Condition Monitoring: An Overview

Condition Monitoring is the measuring of specific equipment parameters, noting signs of any significant changes that could be indicative of an impending failure.

What Is Condition Monitoring?

Condition monitoring is defined as the measuring of particular equipment parameters, equivalent to vibrations in a machine, its temperature or the condition of its oil, taking note of any significant changes that might be indicative of an impending failure. Constantly monitoring the condition of equipment and taking note of any irregularities that might usually shorten an asset’s lifespan permits maintenance or different preventive actions to be scheduled to address the problem(s) earlier than they grow to be more severe failures.

Condition monitoring is a big component of predictive maintenance. The data collected from condition monitoring over time provides valuable information about the current and historical state of an asset. This evolution of a machine can be utilized to anticipate how the asset will perform over time and the way it may degrade, permitting for the scheduling of maintenance based mostly on these predictions. This is known as predictive maintenance – upkeep based mostly on what failures could happen and what maintenance ought to be scheduled to stop such failures from occurring.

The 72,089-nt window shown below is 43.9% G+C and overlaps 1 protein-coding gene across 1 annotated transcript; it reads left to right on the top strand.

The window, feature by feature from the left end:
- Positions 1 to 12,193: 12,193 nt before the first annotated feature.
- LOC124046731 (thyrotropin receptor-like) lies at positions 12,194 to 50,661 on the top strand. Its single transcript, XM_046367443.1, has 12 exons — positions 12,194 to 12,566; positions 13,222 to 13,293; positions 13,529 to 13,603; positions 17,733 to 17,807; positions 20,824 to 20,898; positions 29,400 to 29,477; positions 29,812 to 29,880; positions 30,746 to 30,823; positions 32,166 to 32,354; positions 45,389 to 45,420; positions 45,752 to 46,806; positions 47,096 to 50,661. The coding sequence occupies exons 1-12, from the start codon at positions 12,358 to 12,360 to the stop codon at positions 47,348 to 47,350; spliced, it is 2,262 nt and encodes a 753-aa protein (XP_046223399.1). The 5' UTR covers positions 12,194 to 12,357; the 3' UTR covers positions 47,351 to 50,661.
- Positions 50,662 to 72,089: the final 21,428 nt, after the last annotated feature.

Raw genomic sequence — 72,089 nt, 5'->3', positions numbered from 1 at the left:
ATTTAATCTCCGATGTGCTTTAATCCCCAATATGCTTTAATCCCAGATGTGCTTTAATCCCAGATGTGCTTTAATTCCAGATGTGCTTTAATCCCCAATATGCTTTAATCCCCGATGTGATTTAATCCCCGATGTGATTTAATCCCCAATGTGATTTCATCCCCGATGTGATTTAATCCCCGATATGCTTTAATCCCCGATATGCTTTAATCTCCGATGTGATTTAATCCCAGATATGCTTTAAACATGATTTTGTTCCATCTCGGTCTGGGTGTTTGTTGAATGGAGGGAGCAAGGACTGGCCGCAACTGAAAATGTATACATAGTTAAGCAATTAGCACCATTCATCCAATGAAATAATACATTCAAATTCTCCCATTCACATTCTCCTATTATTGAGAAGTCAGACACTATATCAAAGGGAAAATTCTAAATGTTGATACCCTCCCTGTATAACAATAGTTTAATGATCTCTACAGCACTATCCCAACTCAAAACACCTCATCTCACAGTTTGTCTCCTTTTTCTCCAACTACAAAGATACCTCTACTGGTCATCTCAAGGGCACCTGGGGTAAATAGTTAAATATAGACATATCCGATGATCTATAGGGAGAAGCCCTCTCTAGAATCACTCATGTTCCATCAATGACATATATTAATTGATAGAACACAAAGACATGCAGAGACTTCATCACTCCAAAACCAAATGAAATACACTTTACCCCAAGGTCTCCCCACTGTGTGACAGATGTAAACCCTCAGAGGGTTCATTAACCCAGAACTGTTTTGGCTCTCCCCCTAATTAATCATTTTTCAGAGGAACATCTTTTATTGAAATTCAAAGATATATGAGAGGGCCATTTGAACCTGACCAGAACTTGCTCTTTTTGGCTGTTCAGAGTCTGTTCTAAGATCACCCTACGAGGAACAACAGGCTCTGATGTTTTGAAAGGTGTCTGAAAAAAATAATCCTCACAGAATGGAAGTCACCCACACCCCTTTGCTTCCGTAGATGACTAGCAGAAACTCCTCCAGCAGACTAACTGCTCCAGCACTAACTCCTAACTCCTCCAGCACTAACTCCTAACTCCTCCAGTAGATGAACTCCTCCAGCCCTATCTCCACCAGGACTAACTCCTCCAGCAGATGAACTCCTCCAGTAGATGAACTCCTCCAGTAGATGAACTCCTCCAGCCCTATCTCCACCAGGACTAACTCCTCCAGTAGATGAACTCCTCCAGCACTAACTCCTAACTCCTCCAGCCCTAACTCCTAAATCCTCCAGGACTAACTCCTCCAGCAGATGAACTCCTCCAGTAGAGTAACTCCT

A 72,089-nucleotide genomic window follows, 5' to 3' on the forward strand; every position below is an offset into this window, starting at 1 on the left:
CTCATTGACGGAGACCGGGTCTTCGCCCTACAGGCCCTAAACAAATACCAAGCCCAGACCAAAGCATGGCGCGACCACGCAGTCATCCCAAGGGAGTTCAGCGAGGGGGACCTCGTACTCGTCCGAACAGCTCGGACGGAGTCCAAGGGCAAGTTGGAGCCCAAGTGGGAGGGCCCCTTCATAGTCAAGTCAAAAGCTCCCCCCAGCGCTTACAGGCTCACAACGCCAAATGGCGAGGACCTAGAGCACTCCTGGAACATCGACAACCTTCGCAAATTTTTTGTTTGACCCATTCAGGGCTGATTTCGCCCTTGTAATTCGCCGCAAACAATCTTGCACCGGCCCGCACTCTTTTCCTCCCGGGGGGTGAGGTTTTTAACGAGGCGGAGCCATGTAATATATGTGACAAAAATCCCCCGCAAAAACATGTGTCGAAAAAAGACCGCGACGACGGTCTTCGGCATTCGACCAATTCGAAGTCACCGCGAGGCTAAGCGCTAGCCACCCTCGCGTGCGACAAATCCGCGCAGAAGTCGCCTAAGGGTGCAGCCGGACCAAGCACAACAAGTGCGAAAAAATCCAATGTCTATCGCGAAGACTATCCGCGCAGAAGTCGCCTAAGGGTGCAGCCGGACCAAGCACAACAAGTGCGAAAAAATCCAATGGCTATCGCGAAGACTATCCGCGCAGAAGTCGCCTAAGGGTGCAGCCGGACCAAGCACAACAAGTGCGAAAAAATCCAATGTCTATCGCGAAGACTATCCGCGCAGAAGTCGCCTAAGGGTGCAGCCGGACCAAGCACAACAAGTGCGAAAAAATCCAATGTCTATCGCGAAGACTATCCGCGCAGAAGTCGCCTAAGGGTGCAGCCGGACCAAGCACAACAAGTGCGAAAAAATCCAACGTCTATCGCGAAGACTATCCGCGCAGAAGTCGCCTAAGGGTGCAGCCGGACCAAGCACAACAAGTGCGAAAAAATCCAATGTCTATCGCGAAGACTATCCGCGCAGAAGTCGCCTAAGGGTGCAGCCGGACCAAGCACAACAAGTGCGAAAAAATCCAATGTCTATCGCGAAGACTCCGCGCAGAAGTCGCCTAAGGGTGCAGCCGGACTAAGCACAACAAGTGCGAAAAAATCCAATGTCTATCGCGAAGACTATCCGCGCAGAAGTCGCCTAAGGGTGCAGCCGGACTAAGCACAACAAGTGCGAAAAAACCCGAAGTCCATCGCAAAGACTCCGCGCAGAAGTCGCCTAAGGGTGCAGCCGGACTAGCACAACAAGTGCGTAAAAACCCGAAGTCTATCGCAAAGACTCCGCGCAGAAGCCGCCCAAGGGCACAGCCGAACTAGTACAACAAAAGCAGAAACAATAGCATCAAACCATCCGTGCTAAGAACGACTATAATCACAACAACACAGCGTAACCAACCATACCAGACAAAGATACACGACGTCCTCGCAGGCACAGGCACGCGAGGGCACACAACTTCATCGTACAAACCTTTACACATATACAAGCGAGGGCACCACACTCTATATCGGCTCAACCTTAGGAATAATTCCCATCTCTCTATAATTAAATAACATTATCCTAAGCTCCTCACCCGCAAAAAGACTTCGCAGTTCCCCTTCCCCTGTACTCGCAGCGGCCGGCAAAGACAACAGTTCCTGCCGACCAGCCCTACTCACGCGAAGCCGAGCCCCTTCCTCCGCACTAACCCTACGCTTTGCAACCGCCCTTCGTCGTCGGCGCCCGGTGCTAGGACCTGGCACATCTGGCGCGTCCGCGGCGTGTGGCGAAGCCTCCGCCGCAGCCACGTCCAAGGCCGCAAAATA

Condition monitoring methods are typically used on rotating equipment (gearboxes, reciprocating machines, centrifugal machines, etc.), backup or secondary systems, and other machinery comparable to compressors, pumps, electric motors, presses and inner combustion engines.

There are frequent methods used for condition monitoring:

Trend monitoring: Pattern monitoring is the continuous, regular measurement and interpretation of data. It includes selecting a suitable and measurable indication of machine or element deterioration and finding out this development to determine when deterioration goes over a critical limit. For instance, pattern monitoring is used for routinely tracking airplane engine data to detect and diagnose abnormalities in engine efficiency, hopefully preventing secondary, more costly damage.

Condition checking: Condition checking includes taking a periodic check measurement with an appropriate indicator while a machine is running. The data from this technique is then used to measure the condition of the machine at a given time. An example of condition checking may very well be using an oil sight glass like a condition monitoring pod (CMP) to check the condition of a machine’s lubricant in real time.

Condition monitoring via these methods provides an inside look at how your machines and/or elements are currently operating and, over time, affords a historical account of machine health.

Benefits of Condition Monitoring

Unsurprisingly, condition monitoring can lend itself to many benefits, together with decreased maintenance costs, reduced downtime, extended asset life and cost savings on prematurely changed resources. For example, your condition monitoring system measures the amount of noise produced by a component. Over time, you discover a pattern of machine failure quickly after the noise stage on the part reaches a sure level. Because you might have a condition monitoring system in place, you can now set an alert on that component when it hits that noise level, which, in turn, lets upkeep personnel know they might want to consider replacing the component.

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